South Whidbey Record


Grange celebrates with the community

March 30, 2013 · Updated 3:19 PM

Nick Peperell, who works for contractor Larry McMaster, places new boards on the outside walls of the Deer Lagoon Grange. / Photo courtesy of Deer Lagoon Grange


Restoration and improvements to the Deer Lagoon Grange are well under way thanks in large part to the community’s support.

“We have done the major straightening stuff — floors level, walls straight and a regulation foundation,” said Chuck Prochaska, who holds the title of Grange overseer.

There’s still much more to do, but in recognition of progress the community is invited to celebrate at the Deer Lagoon Grange, 5142 Bayview Road, Langley, at 5:30 p.m. Tuesday, April 2. At the event the Grange will share some of the improvements made to the building over the last several months and their plans for the near and long term. Also, the grange will present its annual “Community Citizen Award” to Drew Kampion developer of Drew’s List.

In 2011, members of Deer Lagoon Grange recognized that their historic building built in 1904 was in urgent need of major repair and modernization.

The problem was that the group did not have the resources to necessary work. The decision was made to ask the South Whidbey community to come forward with help to preserve this important building for future generations to use much like they have for the last century.

“We believe that the Grange Hall is the oldest, non-residential, non-farm building in Bayview,” Prochaska said.

Collectively, the Grange and community raised in excess of $22,000, nearly half of the original goal. Significant donors are recognized on the Grange website, www.deerlagoongrange.com.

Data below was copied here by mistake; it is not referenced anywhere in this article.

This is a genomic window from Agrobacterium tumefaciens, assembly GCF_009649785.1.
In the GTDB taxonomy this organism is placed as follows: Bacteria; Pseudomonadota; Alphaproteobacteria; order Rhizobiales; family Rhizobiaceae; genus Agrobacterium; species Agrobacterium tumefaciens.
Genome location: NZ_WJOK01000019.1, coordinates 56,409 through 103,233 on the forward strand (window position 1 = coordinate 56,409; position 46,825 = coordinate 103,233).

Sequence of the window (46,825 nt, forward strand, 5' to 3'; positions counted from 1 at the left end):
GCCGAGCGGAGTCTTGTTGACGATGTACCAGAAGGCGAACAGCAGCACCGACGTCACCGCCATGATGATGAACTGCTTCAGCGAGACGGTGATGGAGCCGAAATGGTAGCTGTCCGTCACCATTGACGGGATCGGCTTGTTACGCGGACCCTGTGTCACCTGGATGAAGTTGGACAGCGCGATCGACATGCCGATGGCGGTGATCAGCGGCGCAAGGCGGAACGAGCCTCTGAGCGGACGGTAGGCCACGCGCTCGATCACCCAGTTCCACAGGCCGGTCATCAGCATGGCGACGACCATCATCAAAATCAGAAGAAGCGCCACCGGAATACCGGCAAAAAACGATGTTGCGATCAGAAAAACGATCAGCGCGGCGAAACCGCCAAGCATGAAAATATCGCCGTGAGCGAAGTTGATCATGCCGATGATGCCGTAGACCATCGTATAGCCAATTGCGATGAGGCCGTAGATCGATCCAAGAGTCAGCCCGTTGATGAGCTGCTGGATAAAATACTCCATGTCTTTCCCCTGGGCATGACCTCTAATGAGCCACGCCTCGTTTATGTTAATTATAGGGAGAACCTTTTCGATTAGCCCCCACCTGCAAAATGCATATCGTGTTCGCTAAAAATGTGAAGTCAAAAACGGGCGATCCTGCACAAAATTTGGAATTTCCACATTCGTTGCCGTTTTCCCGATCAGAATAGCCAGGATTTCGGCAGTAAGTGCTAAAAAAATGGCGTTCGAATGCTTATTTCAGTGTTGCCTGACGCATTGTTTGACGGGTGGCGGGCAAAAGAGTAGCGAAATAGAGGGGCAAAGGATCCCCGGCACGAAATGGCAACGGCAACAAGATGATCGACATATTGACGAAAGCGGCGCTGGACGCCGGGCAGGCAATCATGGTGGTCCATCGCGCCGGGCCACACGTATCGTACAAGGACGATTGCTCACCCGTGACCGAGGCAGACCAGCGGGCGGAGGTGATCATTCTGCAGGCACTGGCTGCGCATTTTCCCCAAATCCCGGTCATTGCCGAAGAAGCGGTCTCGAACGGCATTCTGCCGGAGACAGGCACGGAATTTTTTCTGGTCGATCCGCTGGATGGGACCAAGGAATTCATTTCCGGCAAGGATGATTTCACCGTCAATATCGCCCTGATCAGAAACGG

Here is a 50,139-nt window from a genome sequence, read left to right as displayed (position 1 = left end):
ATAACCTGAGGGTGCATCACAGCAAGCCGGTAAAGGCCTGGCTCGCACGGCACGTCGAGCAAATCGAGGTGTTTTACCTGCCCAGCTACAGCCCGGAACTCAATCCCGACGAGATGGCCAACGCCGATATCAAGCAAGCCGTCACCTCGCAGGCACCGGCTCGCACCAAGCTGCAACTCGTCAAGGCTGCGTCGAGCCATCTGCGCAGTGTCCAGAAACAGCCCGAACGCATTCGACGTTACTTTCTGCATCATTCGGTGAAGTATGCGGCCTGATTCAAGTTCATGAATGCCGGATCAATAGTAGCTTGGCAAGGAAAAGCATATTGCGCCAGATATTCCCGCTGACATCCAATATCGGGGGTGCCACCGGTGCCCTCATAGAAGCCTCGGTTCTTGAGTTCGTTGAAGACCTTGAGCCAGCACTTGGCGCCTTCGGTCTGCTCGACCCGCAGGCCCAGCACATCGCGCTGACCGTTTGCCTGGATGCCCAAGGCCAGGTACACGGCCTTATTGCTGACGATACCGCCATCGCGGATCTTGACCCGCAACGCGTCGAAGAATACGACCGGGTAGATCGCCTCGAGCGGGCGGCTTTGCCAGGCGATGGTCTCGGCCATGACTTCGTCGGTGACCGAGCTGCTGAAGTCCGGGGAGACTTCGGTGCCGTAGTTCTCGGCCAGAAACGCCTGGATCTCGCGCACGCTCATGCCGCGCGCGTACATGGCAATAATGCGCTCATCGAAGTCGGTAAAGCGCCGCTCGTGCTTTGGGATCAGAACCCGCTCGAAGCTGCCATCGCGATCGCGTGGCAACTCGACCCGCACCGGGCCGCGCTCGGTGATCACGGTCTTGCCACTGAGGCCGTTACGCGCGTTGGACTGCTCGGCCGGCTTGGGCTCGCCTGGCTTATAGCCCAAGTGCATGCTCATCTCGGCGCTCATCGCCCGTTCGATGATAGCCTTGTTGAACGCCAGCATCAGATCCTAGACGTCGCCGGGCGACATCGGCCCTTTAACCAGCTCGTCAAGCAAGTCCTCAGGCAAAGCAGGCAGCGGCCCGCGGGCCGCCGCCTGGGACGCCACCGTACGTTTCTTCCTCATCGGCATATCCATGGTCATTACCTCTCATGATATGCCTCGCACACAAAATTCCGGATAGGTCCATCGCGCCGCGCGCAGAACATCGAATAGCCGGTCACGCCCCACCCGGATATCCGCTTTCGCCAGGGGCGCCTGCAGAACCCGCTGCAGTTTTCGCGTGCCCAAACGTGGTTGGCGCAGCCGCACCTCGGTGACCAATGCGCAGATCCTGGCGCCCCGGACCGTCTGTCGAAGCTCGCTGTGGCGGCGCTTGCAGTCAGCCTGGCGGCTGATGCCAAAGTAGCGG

“This amounts to a great beginning, but much more remains to be accomplished,” Prochaska said. Still on the work agenda: repair the roof, re-sheath the stairwell, upgrade the heating system, replace the single pane windows in the kitchen, upgrade the stove/oven area, rebuild the sink counter, upgrade the wiring, and more.

“The Grange would like to renew our appeal to the community to help us get the job done so this structure can continue to be a preferred place for the community to use long into the next century,” Prochaska said.

Anyone who wants to help keep this piece of Bayview’s history going may donate to the Deer Lagoon Building Repair Fund at www.deerlagoongrange.com.

The Grange building next to Lone Lake was originally constructed as a Lutheran church. The Grange purchased the building along with two acres in 1936 for $300, Prochaska said. Included is six-feet of Lone Lake waterfront.

Commenting Rules

© Sound Publishing, Inc.
All rights reserved.
Our Titles | Work With Us